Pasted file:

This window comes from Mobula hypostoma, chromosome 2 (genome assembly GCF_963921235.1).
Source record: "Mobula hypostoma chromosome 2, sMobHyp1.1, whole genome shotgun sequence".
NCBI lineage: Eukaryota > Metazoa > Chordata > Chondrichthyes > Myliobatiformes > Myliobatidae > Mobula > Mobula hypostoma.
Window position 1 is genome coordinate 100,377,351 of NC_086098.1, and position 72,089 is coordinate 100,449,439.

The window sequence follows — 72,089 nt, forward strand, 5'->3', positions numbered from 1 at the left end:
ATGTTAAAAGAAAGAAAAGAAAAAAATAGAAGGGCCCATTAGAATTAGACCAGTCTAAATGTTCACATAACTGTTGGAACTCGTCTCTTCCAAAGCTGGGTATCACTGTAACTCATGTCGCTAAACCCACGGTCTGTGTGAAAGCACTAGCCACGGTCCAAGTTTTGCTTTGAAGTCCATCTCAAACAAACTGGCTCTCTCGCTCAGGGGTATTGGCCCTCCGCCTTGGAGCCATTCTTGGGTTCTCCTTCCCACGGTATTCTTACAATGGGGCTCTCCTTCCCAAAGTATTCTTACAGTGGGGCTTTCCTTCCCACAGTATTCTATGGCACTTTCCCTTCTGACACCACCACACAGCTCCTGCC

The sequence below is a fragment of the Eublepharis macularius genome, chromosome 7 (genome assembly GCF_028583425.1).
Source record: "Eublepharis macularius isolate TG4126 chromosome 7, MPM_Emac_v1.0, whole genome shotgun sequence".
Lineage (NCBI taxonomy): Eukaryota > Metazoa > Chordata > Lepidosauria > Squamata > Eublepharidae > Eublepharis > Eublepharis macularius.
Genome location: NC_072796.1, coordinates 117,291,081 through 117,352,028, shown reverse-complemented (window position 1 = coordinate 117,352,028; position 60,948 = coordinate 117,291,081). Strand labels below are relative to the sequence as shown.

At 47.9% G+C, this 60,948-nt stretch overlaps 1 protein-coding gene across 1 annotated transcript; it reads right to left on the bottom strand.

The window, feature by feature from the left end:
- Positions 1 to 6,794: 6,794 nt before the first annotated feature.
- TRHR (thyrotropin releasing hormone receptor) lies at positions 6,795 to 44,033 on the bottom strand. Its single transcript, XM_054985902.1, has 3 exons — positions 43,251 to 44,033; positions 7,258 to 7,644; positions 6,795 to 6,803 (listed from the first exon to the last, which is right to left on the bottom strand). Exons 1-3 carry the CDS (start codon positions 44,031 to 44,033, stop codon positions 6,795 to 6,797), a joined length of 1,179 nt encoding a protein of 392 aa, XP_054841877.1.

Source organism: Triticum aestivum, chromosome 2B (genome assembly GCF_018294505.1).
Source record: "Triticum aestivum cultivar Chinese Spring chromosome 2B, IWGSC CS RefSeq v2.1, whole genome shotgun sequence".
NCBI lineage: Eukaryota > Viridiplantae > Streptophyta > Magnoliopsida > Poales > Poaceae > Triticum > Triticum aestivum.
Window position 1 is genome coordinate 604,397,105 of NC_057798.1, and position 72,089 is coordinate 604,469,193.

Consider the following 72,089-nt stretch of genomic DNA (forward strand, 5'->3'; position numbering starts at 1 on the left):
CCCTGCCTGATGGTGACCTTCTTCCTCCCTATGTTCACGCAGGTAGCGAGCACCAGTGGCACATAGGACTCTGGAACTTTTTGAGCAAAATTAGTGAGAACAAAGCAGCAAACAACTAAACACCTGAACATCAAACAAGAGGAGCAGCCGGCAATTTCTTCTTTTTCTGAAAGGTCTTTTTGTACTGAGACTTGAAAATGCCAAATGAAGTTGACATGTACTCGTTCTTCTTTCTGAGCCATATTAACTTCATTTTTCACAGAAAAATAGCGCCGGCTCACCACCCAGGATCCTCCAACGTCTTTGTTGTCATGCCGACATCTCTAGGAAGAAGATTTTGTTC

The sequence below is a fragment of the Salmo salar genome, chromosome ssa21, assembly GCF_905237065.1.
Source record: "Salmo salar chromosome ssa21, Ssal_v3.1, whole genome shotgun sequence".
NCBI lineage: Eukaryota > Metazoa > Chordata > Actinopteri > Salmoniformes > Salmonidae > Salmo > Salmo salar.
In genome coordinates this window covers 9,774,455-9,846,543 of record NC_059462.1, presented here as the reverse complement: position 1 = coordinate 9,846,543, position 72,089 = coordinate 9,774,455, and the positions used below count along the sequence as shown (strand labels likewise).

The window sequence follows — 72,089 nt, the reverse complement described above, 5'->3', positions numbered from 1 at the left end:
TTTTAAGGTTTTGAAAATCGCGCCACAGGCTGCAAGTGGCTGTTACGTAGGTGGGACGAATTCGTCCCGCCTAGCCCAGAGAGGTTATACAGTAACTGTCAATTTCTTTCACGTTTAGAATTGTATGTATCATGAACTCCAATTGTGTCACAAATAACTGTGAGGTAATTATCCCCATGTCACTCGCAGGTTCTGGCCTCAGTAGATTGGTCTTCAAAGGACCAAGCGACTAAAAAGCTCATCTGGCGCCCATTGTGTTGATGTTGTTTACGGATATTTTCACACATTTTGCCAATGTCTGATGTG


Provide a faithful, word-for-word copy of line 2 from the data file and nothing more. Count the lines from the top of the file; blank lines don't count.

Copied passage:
Source record: "Mobula hypostoma chromosome 2, sMobHyp1.1, whole genome shotgun sequence".